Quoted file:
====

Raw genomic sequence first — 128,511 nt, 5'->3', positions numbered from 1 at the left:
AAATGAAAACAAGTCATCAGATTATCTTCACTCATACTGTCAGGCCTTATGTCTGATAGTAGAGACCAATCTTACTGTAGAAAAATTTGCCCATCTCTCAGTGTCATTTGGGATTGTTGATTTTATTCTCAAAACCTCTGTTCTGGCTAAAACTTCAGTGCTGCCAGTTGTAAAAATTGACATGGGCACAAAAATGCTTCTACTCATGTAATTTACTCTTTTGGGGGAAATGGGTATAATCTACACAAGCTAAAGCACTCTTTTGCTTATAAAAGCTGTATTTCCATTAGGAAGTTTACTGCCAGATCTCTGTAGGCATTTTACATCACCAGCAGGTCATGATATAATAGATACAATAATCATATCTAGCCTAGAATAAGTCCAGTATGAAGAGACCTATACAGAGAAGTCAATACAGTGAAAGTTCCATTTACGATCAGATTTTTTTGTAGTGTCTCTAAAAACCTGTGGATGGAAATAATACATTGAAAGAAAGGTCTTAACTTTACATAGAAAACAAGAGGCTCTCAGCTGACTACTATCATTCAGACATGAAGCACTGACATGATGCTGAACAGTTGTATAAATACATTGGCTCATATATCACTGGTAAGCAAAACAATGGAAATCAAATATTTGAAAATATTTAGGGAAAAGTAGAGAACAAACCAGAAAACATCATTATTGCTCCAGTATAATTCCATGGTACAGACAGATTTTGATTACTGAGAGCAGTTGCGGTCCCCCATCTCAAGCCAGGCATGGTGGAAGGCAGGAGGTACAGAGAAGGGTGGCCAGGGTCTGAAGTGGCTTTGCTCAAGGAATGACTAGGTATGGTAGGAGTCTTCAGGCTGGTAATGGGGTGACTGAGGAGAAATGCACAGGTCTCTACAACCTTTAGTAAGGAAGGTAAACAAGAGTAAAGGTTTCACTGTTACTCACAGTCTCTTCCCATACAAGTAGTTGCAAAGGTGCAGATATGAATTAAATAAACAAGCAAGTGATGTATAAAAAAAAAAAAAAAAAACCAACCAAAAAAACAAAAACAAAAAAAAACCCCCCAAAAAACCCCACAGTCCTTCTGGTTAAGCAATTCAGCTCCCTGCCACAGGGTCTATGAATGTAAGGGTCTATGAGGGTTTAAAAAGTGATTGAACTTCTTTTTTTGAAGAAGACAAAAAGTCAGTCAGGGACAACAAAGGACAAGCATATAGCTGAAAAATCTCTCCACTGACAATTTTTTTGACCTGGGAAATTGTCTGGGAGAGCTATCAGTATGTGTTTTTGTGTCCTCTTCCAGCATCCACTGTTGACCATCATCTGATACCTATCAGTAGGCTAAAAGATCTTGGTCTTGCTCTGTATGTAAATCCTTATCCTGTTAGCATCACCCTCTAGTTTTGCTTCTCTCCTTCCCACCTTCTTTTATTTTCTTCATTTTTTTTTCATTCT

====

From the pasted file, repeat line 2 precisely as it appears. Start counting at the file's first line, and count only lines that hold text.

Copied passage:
AAATGAAAACAAGTCATCAGATTATCTTCACTCATACTGTCAGGCCTTATGTCTGATAGTAGAGACCAATCTTACTGTAGAAAAATTTGCCCATCTCTCAGTGTCATTTGGGATTGTTGATTTTATTCTCAAAACCTCTGTTCTGGCTAAAACTTCAGTGCTGCCAGTTGTAAAAATTGACATGGGCACAAAAATGCTTCTACTCATGTAATTTACTCTTTTGGGGGAAATGGGTATAATCTACACAAGCTAAAGCACTCTTTTGCTTATAAAAGCTGTATTTCCATTAGGAAGTTTACTGCCAGATCTCTGTAGGCATTTTACATCACCAGCAGGTCATGATATAATAGATACAATAATCATATCTAGCCTAGAATAAGTCCAGTATGAAGAGACCTATACAGAGAAGTCAATACAGTGAAAGTTCCATTTACGATCAGATTTTTTTGTAGTGTCTCTAAAAACCTGTGGATGGAAATAATACATTGAAAGAAAGGTCTTAACTTTACATAGAAAACAAGAGGCTCTCAGCTGACTACTATCATTCAGACATGAAGCACTGACATGATGCTGAACAGTTGTATAAATACATTGGCTCATATATCACTGGTAAGCAAAACAATGGAAATCAAATATTTGAAAATATTTAGGGAAAAGTAGAGAACAAACCAGAAAACATCATTATTGCTCCAGTATAATTCCATGGTACAGACAGATTTTGATTACTGAGAGCAGTTGCGGTCCCCCATCTCAAGCCAGGCATGGTGGAAGGCAGGAGGTACAGAGAAGGGTGGCCAGGGTCTGAAGTGGCTTTGCTCAAGGAATGACTAGGTATGGTAGGAGTCTTCAGGCTGGTAATGGGGTGACTGAGGAGAAATGCACAGGTCTCTACAACCTTTAGTAAGGAAGGTAAACAAGAGTAAAGGTTTCACTGTTACTCACAGTCTCTTCCCATACAAGTAGTTGCAAAGGTGCAGATATGAATTAAATAAACAAGCAAGTGATGTATAAAAAAAAAAAAAAAAAACCAACCAAAAAAACAAAAACAAAAAAAAACCCCCCAAAAAACCCCACAGTCCTTCTGGTTAAGCAATTCAGCTCCCTGCCACAGGGTCTATGAATGTAAGGGTCTATGAGGGTTTAAAAAGTGATTGAACTTCTTTTTTTGAAGAAGACAAAAAGTCAGTCAGGGACAACAAAGGACAAGCATATAGCTGAAAAATCTCTCCACTGACAATTTTTTTGACCTGGGAAATTGTCTGGGAGAGCTATCAGTATGTGTTTTTGTGTCCTCTTCCAGCATCCACTGTTGACCATCATCTGATACCTATCAGTAGGCTAAAAGATCTTGGTCTTGCTCTGTATGTAAATCCTTATCCTGTTAGCATCACCCTCTAGTTTTGCTTCTCTCCTTCCCACCTTCTTTTATTTTCTTCATTTTTTTTTCATTCT